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Novartis wanted to pay an exec $78 million to keep secrets that don’t exist

Daniel Vasella, CEO of Swiss pharmaceutical group Novartis, is projected on a screen as he speaks during the general assembly of Novartis in Basel, Switzerland, Tuesday, Feb. 24, 2009. (AP Photo/Keystone, Georgios Kefalas)
AP Photo/Keystone, Georgios Kefalas
With the exec-pay referendum looming, Swiss eyes fell to Novartis and Vasella.
By Gwynn Guilford
EuropePublished Last updated This article is more than 2 years old.

Swiss pharmaceutical company Novartis was to pay its outgoing chairman $78 million for a six-year consulting and non-compete agreement. No longer! Now both the company and chairman Daniel Vasella have changed their minds.

“I have understood that many people in Switzerland find the amount of the compensation linked to the non-compete agreement unreasonably high, despite the fact I had announced my intention to make the net amount available for philanthropic activities,” said Vasella, who was CEO of Novartis from 1996 to 2010, after which he became board chairman.

That’s largely because of the uproar that followed after the New York Times reported the “golden handshake” deal on Monday. The amount was “beyond evil,” according to Christophe Darbellay, president of the Christian Democratic Popele’s Party, as a Swiss federal judge found the sum to be an “enormous blow for the social cohesion of our country.”

The timing on this was pretty bad. Vasella has “long [been]a lightening rod for criticism of executive pay in Switzerland,” reports Reuters. And on Friday, Novartis will hold its general meeting with shareholders. More critically, though, in two weeks, Switzerland will vote on a referendum to give shareholders decision-making power over executive pay. If the March 3 referendum passes, the heads of companies like Novartis, Roche and Nestle could see their compensation set by shareholders. Though other countries have non-binding “say on pay” laws, Switzerland would be the first country to enforce shareholder decisions (paywall).

In backing down on the $78 million, did Vasella take one for the Swiss corporate team? Probably—but as Ursula Fraefel, head of the Swiss business lobby group that opposes the referendum, hinted when speaking to the FT (paywall), it would have been more helpful if Vasella had declined the contract in the first place.

Like Fraefel, Novartis wants the right to issue non-compete contracts in order to “protect” itself from having its former employees share its secrets with competitors. John Gapper argues that that’s nonsense, though, given that most secrets about Novartis products that Vasella might claim can also be deduced from analyzing a given drug in a lab, which is why there’s patent protection. Says Gapper:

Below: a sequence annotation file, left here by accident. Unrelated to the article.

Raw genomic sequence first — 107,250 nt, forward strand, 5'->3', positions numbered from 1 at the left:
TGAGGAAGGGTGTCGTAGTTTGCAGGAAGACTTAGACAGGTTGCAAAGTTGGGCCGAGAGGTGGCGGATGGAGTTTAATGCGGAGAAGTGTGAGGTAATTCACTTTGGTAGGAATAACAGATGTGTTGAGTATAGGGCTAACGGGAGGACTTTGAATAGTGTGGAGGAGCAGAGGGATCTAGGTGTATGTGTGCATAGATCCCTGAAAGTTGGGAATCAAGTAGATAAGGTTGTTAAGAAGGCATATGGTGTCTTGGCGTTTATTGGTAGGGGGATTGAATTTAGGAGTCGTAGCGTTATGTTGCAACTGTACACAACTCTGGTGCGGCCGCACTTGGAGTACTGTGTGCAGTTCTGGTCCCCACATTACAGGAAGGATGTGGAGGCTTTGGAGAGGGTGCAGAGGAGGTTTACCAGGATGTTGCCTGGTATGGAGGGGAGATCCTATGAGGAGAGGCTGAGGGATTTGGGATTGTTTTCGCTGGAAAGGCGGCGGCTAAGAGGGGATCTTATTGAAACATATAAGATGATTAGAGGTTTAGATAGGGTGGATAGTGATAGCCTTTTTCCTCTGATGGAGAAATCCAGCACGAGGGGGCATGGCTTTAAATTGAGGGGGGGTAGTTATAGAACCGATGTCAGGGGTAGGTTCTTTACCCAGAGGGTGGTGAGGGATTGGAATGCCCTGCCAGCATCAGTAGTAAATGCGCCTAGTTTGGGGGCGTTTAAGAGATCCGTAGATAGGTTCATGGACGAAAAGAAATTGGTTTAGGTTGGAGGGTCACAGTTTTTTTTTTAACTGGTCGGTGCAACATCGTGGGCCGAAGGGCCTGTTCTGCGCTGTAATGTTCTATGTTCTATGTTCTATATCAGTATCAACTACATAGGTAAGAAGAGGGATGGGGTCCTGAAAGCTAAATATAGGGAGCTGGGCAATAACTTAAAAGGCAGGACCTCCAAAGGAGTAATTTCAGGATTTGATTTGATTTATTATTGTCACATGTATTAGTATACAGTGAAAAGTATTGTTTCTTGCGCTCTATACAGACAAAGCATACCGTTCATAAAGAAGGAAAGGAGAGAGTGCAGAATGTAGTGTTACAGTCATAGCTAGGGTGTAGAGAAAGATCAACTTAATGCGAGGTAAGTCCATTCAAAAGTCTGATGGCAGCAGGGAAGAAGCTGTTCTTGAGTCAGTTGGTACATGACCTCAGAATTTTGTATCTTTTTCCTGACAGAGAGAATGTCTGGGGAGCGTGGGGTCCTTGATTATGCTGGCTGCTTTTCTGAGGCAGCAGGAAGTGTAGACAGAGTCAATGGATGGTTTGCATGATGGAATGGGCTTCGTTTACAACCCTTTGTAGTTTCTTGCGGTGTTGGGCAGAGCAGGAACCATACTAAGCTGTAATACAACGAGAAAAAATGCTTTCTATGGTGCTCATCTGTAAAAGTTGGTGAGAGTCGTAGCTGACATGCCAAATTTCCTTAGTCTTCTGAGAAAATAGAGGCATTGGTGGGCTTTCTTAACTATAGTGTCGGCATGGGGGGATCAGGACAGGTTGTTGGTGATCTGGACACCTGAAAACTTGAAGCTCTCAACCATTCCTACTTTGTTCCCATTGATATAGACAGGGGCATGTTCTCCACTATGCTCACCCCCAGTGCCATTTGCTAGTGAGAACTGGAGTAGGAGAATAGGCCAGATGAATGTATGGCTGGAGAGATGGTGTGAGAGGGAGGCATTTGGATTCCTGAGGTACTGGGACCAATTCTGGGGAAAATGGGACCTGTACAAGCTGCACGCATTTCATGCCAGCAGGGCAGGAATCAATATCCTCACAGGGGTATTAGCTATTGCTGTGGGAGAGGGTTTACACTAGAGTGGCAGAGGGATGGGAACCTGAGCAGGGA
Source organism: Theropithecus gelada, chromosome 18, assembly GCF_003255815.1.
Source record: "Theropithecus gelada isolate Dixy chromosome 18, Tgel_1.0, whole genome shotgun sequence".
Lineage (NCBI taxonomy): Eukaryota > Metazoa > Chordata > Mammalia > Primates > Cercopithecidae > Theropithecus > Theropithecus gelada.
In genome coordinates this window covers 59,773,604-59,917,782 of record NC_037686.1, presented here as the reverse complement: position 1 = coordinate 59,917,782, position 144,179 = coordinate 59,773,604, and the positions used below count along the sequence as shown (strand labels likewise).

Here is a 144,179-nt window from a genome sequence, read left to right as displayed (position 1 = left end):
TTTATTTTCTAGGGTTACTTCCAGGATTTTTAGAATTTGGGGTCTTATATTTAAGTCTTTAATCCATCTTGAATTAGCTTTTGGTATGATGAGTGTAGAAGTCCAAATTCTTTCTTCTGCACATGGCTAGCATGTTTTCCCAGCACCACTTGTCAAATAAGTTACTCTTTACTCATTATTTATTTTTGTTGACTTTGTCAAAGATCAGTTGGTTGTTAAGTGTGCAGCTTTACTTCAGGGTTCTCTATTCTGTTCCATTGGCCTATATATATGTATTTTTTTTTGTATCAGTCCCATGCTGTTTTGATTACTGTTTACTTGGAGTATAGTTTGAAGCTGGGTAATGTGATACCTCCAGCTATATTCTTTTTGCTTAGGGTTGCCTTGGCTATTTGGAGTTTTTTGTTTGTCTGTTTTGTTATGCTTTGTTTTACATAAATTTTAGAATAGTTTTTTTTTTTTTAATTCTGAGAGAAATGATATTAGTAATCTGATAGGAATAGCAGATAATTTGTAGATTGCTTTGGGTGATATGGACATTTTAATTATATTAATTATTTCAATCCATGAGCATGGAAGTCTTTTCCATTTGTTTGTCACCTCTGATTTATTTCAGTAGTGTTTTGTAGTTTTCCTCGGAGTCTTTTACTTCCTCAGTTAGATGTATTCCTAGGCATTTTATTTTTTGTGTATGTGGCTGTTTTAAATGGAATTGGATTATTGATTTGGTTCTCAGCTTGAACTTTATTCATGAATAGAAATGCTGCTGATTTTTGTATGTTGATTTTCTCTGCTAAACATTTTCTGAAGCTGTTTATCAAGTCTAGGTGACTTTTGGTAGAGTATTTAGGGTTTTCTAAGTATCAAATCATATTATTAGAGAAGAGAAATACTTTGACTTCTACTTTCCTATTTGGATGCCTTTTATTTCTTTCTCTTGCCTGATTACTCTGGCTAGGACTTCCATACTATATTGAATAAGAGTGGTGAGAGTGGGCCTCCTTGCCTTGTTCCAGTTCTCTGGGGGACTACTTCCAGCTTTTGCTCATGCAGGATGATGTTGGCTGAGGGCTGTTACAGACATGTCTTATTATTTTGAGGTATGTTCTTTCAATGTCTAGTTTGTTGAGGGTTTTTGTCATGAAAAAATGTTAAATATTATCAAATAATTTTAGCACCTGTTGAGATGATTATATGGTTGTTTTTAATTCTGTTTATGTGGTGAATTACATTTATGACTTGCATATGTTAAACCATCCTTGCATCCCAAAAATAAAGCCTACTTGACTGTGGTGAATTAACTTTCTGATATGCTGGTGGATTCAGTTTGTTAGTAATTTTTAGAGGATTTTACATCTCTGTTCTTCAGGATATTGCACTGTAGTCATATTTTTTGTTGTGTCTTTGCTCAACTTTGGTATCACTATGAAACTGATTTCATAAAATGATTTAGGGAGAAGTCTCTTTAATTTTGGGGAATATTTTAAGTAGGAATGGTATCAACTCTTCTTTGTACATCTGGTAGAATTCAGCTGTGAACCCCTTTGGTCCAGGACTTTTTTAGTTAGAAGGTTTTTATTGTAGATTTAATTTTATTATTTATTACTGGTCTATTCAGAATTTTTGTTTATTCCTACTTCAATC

[Non-compete payments] smack of special treatment for insiders by boards that are under their influence. They also have flaws in principle – not only may they be a waste of money but they restrict legitimate competition. A non-compete deal should have a specific and clear purpose, not be a general payoff to a senior executive of a company for loyalty. In most occupations, that is expected to come with the territory.

Whether Novartis’ decision sets a precedent on non-compete agreements will depend on what Swiss voters decide at the ballot box on March 3. For the last year, the country has hotly debated executive pay, including non-compete agreements—particularly because five of Europe’s 20 best-paid CEOs work for a Swiss company. A January survey showed that some 65% of voters support the referendum, even as opponents of the law argue that it will make it harder to attract companies to Switzerland, hurting the country’s tax revenues. Yet a binding “say on pay” measure would devolve authority to shareholders, who at least have a stake in setting effective incentives for their company’s management. And as Novartis and Vasella have discovered, having to answer to Swiss activists, media and politicians who have little or no investment in the company’s performance is potentially worse.

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